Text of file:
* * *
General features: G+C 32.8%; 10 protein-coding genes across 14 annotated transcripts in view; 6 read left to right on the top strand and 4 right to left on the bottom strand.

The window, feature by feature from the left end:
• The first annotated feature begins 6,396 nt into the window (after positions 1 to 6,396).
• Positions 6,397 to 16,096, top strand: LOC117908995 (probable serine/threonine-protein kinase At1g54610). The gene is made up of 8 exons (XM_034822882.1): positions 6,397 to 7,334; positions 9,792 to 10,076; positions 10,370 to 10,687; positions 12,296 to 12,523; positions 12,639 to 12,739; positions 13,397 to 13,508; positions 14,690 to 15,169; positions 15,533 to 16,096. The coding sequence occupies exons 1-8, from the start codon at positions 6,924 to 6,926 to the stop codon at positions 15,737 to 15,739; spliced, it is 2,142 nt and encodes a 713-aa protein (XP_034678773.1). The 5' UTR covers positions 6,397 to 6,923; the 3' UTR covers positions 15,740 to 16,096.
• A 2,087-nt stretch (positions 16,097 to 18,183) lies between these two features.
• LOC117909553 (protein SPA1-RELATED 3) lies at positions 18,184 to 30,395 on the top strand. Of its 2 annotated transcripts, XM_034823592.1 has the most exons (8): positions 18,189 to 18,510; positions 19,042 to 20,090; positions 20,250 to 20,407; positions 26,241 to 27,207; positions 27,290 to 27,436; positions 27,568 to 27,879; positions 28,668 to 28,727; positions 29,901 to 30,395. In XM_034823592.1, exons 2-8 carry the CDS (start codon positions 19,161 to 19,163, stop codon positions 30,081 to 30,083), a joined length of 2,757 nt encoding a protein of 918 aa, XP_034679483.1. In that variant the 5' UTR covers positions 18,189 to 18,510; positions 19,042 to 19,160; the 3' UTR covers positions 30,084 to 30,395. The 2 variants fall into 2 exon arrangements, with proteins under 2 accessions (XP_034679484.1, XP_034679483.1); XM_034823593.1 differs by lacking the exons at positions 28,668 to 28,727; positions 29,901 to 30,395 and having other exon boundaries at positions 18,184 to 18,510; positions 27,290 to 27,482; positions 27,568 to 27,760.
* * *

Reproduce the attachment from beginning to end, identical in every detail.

General features: G+C 32.8%; 10 protein-coding genes across 14 annotated transcripts in view; 6 read left to right on the top strand and 4 right to left on the bottom strand.

The window, feature by feature from the left end:
• The first annotated feature begins 6,396 nt into the window (after positions 1 to 6,396).
• Positions 6,397 to 16,096, top strand: LOC117908995 (probable serine/threonine-protein kinase At1g54610). The gene is made up of 8 exons (XM_034822882.1): positions 6,397 to 7,334; positions 9,792 to 10,076; positions 10,370 to 10,687; positions 12,296 to 12,523; positions 12,639 to 12,739; positions 13,397 to 13,508; positions 14,690 to 15,169; positions 15,533 to 16,096. The coding sequence occupies exons 1-8, from the start codon at positions 6,924 to 6,926 to the stop codon at positions 15,737 to 15,739; spliced, it is 2,142 nt and encodes a 713-aa protein (XP_034678773.1). The 5' UTR covers positions 6,397 to 6,923; the 3' UTR covers positions 15,740 to 16,096.
• A 2,087-nt stretch (positions 16,097 to 18,183) lies between these two features.
• LOC117909553 (protein SPA1-RELATED 3) lies at positions 18,184 to 30,395 on the top strand. Of its 2 annotated transcripts, XM_034823592.1 has the most exons (8): positions 18,189 to 18,510; positions 19,042 to 20,090; positions 20,250 to 20,407; positions 26,241 to 27,207; positions 27,290 to 27,436; positions 27,568 to 27,879; positions 28,668 to 28,727; positions 29,901 to 30,395. In XM_034823592.1, exons 2-8 carry the CDS (start codon positions 19,161 to 19,163, stop codon positions 30,081 to 30,083), a joined length of 2,757 nt encoding a protein of 918 aa, XP_034679483.1. In that variant the 5' UTR covers positions 18,189 to 18,510; positions 19,042 to 19,160; the 3' UTR covers positions 30,084 to 30,395. The 2 variants fall into 2 exon arrangements, with proteins under 2 accessions (XP_034679484.1, XP_034679483.1); XM_034823593.1 differs by lacking the exons at positions 28,668 to 28,727; positions 29,901 to 30,395 and having other exon boundaries at positions 18,184 to 18,510; positions 27,290 to 27,482; positions 27,568 to 27,760.